By Heather Hoch
By Eric Schaefer
By New Times
By Rachel Miller
By Eric Schaefer
By Heather Hoch and Lauren Saria
By Robrt L. Pela
By Heather Hoch
Many of you are certainly familiar with Big City's year-old Tempe location, ironically located next to the hippie heaven of Whole Foods Market on Rural Road. The Mesa eatery boasts the same stellar menu but in larger, nicer digs, with polished wooden tables, a gray-beige-cream color scheme, and a bar for its forthcoming liquor license. Pleasant ambiance is always a plus, but if Big City was serving chef Rasshad Brown's fare from a tin shack in the middle of B.F.E., I'd still have my stomach's radar set for a heaping, sauce-slathered pile of Brown's beef brisket, pulled pork, ribs or rib tips.
See, I've been burned on many occasions when it comes to barbecue in Greater Phoenix. One might think that an area once known far and wide for its cattle would have superior BBQ stands on every corner. Quite the opposite. Since moving here almost two years ago, I've rushed to try nearly every recommendation made to me when it comes to 'cue, and been disappointed each time. Makes you want to call in Bobby Flay for an intervention.
Tempe location: 480-756-5702. Hours: Monday through Friday, 11 a.m. to 9 p.m.; Saturday, noon to 9 p.m.; Sunday, noon to 8 p.m.
Mesa location: 480-844-1010. Hours: Monday through Friday, 11 a.m. to 9 p.m.; Saturday, noon to 9 p.m.; closed Sunday.
Then a pal and Big City fan suggested the Mesa location. I assumed the worst, prepared myself to grin and bear it, and was nearly floored when the comestibles in question were worthy of repeat visits. Is there hope for the Valley vis-à-vis such BBQ-shellacked viands? There is as long as Brown and his business partners Len Wechsler and Richard Helman are in business.
Brown's sauce is a thick, mahogany-colored, Midwestern-style creation that comes in either original or hot. You can have it poured over the meats or on the side. I like to order the original for a topping, with some hot in a separate bowl so that I can mix it in as I please. The hot sauce alone on the meats so overwhelms the taste of the pig, cow or fowl flesh that you miss how superb most of the meat is on its own. Brown's team has spent so much time dry-rubbing the meats with spices, then smoking them for hours with pecan wood, that it's a sin not to be able to experience how juicy, soft and palatable they are in most cases.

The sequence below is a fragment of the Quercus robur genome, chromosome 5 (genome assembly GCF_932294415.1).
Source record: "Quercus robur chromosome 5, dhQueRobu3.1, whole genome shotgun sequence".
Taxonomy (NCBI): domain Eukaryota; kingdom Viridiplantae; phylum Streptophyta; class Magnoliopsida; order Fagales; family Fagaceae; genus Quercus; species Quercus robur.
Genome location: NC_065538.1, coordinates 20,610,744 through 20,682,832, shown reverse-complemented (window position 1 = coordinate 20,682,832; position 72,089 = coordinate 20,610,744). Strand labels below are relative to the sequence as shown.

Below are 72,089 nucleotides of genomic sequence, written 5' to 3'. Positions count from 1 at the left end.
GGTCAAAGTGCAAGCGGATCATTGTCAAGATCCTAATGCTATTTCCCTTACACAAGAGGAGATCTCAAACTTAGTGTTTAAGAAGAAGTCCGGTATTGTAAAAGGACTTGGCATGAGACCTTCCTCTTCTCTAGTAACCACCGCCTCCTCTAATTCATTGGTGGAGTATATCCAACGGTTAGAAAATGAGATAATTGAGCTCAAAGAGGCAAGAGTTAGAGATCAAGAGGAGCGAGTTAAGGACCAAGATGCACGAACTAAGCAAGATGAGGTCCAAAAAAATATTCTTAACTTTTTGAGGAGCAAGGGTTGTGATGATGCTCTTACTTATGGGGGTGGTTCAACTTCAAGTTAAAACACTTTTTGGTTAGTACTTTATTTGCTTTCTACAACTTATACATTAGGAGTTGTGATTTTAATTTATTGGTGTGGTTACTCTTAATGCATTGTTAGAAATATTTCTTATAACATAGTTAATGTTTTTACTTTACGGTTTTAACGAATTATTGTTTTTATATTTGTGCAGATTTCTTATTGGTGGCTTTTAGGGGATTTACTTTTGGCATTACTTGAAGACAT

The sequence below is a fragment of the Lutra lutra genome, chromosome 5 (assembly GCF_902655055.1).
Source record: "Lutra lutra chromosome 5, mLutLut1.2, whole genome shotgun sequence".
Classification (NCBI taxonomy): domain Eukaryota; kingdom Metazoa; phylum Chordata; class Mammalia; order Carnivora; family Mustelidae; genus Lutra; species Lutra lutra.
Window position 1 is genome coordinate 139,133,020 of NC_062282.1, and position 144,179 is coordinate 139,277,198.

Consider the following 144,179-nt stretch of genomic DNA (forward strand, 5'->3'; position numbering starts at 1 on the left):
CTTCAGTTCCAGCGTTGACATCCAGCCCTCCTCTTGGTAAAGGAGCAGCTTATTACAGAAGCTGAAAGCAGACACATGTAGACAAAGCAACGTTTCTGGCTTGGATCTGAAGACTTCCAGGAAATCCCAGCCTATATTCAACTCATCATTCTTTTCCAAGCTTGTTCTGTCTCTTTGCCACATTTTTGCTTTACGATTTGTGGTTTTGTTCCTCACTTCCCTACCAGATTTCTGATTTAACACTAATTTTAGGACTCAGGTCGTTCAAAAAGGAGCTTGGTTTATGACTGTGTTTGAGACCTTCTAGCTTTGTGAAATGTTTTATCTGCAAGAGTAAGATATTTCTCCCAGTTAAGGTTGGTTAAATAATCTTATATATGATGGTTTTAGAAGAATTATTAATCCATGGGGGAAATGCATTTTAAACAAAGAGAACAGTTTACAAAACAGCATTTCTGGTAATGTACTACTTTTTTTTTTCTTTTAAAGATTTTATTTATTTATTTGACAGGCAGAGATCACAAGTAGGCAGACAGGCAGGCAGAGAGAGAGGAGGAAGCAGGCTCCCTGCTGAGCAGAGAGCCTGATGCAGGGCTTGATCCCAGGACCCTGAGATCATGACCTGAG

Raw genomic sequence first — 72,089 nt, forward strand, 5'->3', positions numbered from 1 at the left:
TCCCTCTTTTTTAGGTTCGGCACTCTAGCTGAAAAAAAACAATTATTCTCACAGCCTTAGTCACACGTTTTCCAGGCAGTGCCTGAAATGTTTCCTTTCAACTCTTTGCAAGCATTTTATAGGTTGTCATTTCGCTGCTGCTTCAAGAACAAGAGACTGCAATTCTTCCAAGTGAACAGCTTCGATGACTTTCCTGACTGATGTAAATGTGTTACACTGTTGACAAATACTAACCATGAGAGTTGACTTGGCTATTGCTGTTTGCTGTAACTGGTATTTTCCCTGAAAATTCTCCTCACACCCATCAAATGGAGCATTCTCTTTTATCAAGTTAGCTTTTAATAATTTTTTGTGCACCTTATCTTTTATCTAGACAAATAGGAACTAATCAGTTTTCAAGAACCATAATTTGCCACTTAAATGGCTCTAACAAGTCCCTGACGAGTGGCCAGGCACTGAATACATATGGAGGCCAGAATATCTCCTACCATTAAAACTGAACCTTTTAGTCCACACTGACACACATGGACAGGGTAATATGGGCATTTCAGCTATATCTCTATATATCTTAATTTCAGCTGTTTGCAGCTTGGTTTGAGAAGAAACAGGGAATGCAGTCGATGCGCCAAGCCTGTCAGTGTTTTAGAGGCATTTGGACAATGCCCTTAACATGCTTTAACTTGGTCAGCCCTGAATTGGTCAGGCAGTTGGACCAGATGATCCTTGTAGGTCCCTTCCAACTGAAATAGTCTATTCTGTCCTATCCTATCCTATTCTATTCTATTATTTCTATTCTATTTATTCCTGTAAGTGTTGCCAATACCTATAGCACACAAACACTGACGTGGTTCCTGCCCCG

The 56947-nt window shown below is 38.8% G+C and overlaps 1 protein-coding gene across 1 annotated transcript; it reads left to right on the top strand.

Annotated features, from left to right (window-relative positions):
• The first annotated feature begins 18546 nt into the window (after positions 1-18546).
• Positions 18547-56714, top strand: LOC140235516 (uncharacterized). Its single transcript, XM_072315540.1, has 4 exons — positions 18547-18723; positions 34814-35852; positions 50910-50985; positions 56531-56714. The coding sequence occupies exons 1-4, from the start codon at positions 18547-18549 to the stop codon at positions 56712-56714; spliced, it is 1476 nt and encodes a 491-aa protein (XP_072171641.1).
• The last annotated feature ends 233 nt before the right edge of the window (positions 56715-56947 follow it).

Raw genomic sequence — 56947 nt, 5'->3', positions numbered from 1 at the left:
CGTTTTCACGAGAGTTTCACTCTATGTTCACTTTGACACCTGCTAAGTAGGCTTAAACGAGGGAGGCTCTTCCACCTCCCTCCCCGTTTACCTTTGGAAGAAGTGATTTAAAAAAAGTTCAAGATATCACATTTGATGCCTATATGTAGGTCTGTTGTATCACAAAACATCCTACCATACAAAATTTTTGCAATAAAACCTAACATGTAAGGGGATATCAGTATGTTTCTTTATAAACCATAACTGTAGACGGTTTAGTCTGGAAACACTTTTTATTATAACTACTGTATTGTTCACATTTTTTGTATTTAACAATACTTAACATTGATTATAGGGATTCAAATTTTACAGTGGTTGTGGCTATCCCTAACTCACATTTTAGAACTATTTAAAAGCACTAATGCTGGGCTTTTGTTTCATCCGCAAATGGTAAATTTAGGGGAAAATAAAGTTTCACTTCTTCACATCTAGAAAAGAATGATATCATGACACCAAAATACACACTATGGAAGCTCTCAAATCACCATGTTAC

The only offerings I did not enjoy were the turkey and the pulled chicken. The chicken was really dry and smoky, and the turkey was, well, turkey. Regular readers will know that turkey is my personal kryptonite, and I'm convinced that bird deserves to be the mascot of the antichrist. But Brown & Co. assure me that the turkey is one of their biggest sellers, so have at it if the gobbler doesn't make you gag. Brown's tomato-based sauces can make almost anything taste good, except perhaps poultry, where they seem to have met their match.
I preferred the brisket and the pulled pork, both of which were silky and savory. Pulled pork is a big deal in North Carolina, but there my brethren mix the swine strands with a vinegar-based sauce that's way different from Brown's prep and serving methods. Still, I appreciate that he has pulled pork on the menu at all. Nevertheless, the brisket edges out the pork just slightly on savoriness alone.
Brown's pork spareribs are also excellent. Partly charred, and with that sauce, those ribs are sure to cause more lip-smacking than a Polygrip shortage in an old-folks' home. I must confess, however, that I wished they had more fat on them. They seemed quite lean to me, and if they'd had even a thin layer of pork blubber, that would've made them the best ribs I've ever suckled. The rib tips, on the other hand, were plenty fatty -- gristle heaven, once again proving that the worse things are for your health, the more they massage your tongue's taste receptors.
Both the slices of smoked ham and the hot links were above average, though I didn't care for them as much as the tips, ribs, brisket or pulled pork. Proceed with caution when it comes to the hot links, because they will turn your oral cavity into a three-alarm blaze, especially should you have them dribbled over with Brown's hot sauce. You could practically light a cigar off the entree if Big City allowed smoking in the joint.
Side-wise, the fried okra was not nearly as scrumptious as I'd anticipated, and the mac 'n' cheese was gooey and ordinary, not cheesy enough. Maybe Big City doesn't have time to do a real baked mac 'n' cheese with Wisconsin Cheddar, considering that the setup is for speedy service. On the other hand, the rice and gravy was more than adequate, and the candied yams, black-eyed peas and mixed greens were as good as any you'll get Down South. Both the black-eyed peas and the mixed collard and mustard greens are stewed with a combination of bacon, ham hock, pork fat, red onions and apple cider vinegar, just like back home. Southern expats and those who love soul food are sure to be members of the "clean plate club" after finishing these sides.